Turkey’s main opposition Republican People’s Party has sought an image change ahead of the June 7 general election. The move comes after suffering successive defeats at the hands of the Islamist-rooted AK Party, which has portrayed it as hostile to religion. Dorian Jones reports from the western city of Izmir.
Video

Video Europe Follows US Lead in Tackling ‘Conflict Minerals’

Metals mined from conflict zones in places like the Democratic Republic of Congo are often sold by warlords to buy weapons. This week European lawmakers voted to force manufacturers to prove that their supply chains are not inadvertently fueling conflicts and human rights abuses. Henry Ridgwell reports from London.
Video

Video Class Tackles Questions of Race, Discrimination

Unrest in some U.S. cities is more than just a trending news item at Ladue Middle School in St. Louis, Missouri. As VOA’s Kane Farabaugh reports, it’s a focus of a multicultural studies class engaging students in wide-ranging discussions about racial tensions and police aggression.
Video

Video Mind-Controlled Prosthetics Are Getting Closer

Scientists and engineers are making substantial advances towards the ultimate goal in prosthetics – creation of limbs that can be controlled by the wearer’s mind. Thanks to sophisticated sensors capable of picking up the brain’s signals, an amputee in Iceland is literally bringing us one step closer to that goal. VOA’s George Putic reports.
Video

Video Afghan Economy Sinks As Foreign Troops Depart

As international troops prepare to leave Afghanistan, and many foreign aid groups follow, Afghans are grappling with how the exodus will affect the country's fragile economy. Ayesha Tanzeem reports from the Afghan capital, Kabul.
Video

Video Poverty, Ignorance Force Underage Girls Into Marriage

The recent marriage of a 17-year old Chechen girl to a local police chief who was 30 years older and already had a wife caused an outcry in Russia and beyond. The bride was reportedly forced to marry and her parents were intimidated into giving their consent. The union spotlighted yet again the plight of many underage girls in developing countries. Zlatica Hoke reports poverty, ignorance and fear are behind the practice, especially in Asia and Africa.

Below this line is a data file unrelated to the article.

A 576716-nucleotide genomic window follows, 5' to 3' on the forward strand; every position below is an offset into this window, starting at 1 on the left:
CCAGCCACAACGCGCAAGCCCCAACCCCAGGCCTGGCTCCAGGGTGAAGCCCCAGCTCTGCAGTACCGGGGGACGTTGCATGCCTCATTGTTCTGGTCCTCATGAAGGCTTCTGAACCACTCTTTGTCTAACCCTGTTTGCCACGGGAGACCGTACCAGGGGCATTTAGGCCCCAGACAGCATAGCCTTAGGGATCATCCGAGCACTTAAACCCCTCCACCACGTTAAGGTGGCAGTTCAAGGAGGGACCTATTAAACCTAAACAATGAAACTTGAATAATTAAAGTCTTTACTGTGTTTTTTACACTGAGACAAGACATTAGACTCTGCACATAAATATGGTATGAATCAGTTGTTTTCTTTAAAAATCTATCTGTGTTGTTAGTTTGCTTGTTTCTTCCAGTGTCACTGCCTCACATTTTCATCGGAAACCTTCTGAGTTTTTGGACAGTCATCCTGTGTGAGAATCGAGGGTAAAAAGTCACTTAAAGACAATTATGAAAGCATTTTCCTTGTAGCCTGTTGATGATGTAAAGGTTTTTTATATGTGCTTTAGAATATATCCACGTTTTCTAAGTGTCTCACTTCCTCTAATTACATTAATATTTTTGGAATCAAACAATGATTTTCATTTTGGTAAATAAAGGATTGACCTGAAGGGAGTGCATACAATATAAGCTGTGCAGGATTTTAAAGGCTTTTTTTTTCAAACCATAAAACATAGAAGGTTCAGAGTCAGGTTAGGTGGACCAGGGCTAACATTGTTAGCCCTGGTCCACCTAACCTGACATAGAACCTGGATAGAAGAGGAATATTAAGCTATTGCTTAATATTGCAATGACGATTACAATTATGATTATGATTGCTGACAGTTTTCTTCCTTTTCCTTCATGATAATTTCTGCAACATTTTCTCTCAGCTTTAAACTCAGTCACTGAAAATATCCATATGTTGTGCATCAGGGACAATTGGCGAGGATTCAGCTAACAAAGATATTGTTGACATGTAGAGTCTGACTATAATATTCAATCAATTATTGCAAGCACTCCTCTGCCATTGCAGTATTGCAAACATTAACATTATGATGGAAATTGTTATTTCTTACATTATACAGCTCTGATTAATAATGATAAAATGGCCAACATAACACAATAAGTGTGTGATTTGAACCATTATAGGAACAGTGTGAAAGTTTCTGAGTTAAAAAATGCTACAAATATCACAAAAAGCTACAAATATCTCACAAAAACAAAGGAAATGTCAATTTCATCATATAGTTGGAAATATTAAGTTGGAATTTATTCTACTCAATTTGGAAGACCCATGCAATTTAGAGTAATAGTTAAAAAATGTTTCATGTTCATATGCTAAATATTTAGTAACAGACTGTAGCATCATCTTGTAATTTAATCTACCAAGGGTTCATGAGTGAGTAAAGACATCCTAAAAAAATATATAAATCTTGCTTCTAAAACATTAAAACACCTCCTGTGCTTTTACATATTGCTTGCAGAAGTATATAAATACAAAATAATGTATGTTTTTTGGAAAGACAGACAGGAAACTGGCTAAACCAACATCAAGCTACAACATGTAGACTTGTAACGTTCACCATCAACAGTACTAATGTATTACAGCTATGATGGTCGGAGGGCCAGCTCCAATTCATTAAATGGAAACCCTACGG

Video

Video South Korea Marks Gwangju Uprising Anniversary

South Korea this week marked the 35th anniversary of a protest that turned deadly. The Gwangju Uprising is credited with starting the country’s democratic revolution after it was violently quelled by South Korea’s former military rulers. But as Jason Strother reports, some observers worry that democracy has recently been eroded.
Video

Video California’s Water System Not Created To Handle Current Drought

The drought in California is moving into its fourth year. While the state's governor is mandating a reduction in urban water use, most of the water used in California is for agriculture. But both city dwellers and farmers are feeling the impact of the drought. Some experts say the state’s water system was not created to handle long periods of drought. Elizabeth Lee reports from Ventura County, an agricultural region just northwest of Los Angeles.
Video

Video How to Clone a Mammoth: The Science of De-Extinction

An international team of scientists has sequenced the complete genome of the woolly mammoth. Led by the Swedish Museum of Natural History in Stockholm, the work opens the door to recreate the huge herbivore, which last roamed the Earth 4,000 years ago. VOA’s Rosanne Skirble considers the science of de-extinction and its place on the planet
Video

Video Blind Boy Defines His Life with Music

Cole Moran was born blind. He also has cognitive delays and other birth defects. He has to learn everything by ear. Nevertheless, the 12-year-old has had an insatiable love for music since he was born. VOA’s June Soh introduces us to the young phenomenal harmonica player.

VOA Blogs